This is useful for multiple SVG files that share common raster elements. Images are saved as JPEGs with no alpha channel or PNGs with an alpha channel. In this case, I'm going to choose to embed into my file. If you would like to preserve Illustrator capabilities, that just means that if you're going to make future changes to this, preserving Illustrator editing capabilities will be helpful to you, because then you can open up the SVG file and make changes to it later. However, if you preserve Illustrator editing capabilities, chances are you are going to increase the file size a little bit as well, so I'm going to leave that turned off for now.

If you want to see more options, you can click here, and there are several different options that you have available to you. For now, I'm just worried about the basic options though, so I'm going to collapse this by choosing Less Options. And then finally, once I'm ready to this, I can either launch my web browser to preview it. So I'll click here, and that will launch my browser, and there it is right there, and if I were to move this or scale it around, I can't really do that here. But it looks pretty good from where I'm standing, so I'm pretty happy with it. I'll go back to Illustrator and I'll hit OK. Now, that should have saved the SVG to my desktop, and if I go in my web browser now and open this up, I can select it and open it, and there it is: the SVG file just as it's supposed to be.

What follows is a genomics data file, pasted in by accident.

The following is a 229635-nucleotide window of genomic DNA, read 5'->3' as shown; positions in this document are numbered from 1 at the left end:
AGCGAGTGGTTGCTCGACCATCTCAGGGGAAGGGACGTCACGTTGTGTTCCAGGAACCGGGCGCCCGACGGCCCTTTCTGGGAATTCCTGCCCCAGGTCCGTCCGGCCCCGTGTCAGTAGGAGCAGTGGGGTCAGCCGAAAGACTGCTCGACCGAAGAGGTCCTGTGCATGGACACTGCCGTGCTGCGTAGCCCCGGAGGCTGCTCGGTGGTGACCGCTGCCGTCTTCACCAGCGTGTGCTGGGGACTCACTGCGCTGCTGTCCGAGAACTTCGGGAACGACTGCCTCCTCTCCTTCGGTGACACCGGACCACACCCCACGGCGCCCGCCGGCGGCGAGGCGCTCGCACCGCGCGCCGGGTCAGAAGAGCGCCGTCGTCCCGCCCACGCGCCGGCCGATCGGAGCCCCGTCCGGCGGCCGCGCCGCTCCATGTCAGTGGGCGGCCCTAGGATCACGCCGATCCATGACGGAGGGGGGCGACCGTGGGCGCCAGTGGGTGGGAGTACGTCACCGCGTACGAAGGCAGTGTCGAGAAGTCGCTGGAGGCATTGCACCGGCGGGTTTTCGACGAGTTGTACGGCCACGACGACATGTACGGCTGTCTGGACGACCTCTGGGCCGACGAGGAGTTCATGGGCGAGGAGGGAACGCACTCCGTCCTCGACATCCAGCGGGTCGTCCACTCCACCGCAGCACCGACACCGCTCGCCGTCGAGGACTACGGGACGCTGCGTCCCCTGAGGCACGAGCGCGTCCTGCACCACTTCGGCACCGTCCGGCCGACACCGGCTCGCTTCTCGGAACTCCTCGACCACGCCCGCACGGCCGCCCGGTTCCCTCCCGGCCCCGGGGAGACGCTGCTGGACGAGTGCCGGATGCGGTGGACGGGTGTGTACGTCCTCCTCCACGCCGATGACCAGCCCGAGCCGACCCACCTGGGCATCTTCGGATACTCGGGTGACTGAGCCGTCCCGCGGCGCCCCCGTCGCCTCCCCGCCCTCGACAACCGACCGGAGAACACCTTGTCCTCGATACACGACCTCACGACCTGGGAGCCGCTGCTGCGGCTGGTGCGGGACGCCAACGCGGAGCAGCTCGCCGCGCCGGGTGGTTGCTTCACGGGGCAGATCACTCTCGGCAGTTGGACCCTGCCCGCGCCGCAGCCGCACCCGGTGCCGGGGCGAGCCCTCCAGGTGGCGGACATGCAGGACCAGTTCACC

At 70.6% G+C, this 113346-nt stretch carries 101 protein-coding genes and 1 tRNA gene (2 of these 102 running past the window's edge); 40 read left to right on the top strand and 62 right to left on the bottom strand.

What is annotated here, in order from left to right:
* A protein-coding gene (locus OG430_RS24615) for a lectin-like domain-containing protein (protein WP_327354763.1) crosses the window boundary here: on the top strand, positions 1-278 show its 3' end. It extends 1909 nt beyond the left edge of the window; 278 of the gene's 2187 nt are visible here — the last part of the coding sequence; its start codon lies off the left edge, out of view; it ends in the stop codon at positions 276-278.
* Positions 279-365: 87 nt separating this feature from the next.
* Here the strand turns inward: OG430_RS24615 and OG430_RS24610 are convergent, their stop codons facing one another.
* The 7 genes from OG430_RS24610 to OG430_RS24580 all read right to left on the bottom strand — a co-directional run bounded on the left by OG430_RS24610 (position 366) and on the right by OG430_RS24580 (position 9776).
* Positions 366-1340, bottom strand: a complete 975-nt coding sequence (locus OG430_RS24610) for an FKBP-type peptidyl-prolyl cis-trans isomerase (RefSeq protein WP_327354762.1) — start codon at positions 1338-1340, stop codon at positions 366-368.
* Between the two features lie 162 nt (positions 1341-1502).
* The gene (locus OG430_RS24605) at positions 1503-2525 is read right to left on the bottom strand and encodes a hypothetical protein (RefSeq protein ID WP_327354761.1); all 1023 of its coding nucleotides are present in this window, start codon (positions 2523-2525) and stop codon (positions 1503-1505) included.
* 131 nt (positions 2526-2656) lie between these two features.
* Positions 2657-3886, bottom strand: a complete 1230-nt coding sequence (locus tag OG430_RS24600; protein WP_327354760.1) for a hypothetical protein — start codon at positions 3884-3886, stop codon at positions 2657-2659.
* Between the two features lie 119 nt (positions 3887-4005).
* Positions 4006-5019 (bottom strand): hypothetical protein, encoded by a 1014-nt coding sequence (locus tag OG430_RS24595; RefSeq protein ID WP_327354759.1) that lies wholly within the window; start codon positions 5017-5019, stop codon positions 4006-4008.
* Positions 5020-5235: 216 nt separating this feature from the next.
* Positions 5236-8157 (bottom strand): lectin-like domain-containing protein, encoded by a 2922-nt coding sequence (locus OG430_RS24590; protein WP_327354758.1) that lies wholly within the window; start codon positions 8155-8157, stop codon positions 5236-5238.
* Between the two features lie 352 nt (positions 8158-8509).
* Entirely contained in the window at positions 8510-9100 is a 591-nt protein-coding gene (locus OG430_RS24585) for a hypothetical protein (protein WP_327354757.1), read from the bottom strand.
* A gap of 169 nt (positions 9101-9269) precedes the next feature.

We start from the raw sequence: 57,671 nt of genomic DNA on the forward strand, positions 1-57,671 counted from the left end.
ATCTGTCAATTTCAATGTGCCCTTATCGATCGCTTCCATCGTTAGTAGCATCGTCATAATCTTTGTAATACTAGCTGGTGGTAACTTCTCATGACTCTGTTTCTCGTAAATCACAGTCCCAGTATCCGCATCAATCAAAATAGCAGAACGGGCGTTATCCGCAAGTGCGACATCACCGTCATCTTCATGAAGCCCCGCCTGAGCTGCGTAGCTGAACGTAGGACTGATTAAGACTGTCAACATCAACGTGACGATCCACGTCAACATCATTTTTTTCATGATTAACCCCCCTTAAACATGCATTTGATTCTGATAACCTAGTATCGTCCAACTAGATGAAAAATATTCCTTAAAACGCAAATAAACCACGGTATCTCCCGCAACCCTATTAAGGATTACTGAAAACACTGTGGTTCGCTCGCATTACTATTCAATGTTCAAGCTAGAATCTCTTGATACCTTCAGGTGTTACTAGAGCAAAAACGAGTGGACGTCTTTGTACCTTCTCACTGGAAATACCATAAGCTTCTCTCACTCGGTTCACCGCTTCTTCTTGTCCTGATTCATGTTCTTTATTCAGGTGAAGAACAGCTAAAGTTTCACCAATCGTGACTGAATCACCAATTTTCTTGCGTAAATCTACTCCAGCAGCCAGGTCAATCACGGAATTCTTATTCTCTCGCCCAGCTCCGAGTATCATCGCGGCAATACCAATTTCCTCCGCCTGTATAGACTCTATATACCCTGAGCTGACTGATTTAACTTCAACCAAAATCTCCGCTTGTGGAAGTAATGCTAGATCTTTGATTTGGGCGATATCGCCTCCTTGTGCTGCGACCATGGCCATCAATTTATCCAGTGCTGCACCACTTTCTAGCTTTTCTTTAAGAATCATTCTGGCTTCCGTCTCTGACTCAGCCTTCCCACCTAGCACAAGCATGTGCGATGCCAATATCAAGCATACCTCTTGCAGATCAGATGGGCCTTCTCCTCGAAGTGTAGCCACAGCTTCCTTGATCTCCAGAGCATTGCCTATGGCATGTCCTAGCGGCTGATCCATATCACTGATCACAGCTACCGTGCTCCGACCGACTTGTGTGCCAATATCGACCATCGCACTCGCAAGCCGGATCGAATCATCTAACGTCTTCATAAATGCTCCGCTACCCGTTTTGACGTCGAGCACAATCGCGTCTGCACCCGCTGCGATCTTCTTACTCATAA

Now, if you're looking for some tips on how to optimize your SVG graphics, Adobe's help documentation on Illustrator SVG is very good and very extensive, especially when it comes to setting up your SVG files for proper export and also applying different SVG effects, and even adding interactivity as well. So, if you want to check that out, that's help.adobe.com, and go to the Illustrator section and do a search for SVG, Scalable Vector Graphic. So, hopefully by now you have a better understanding of what a SVG graphic is, how it works, why it's useful, and how we can use that to better display graphics on a wide variety of devices and screens.

Show transcript

This video is part of

Image for Illustrator for Web Design
Illustrator for Web Design

67 video lessons · 25407 viewers

Justin Seeley
Author

 
Expand all | Collapse all
  1. 1m 13s
    1. Welcome
      50s
    2. Using the exercise files
      23s
  2. 43m 51s
    1. Designing for screens
      1m 57s
    2. Decoding screen size and resolution
      2m 40s
    3. Exploring the Illustrator to HTML workflow
      3m 42s
    4. Setting up Illustrator for web work
      6m 55s
    5. Creating a new document for web
      6m 25s
    6. Creating a new document for mobile
      3m 31s
    7. Using artboards for responsive layouts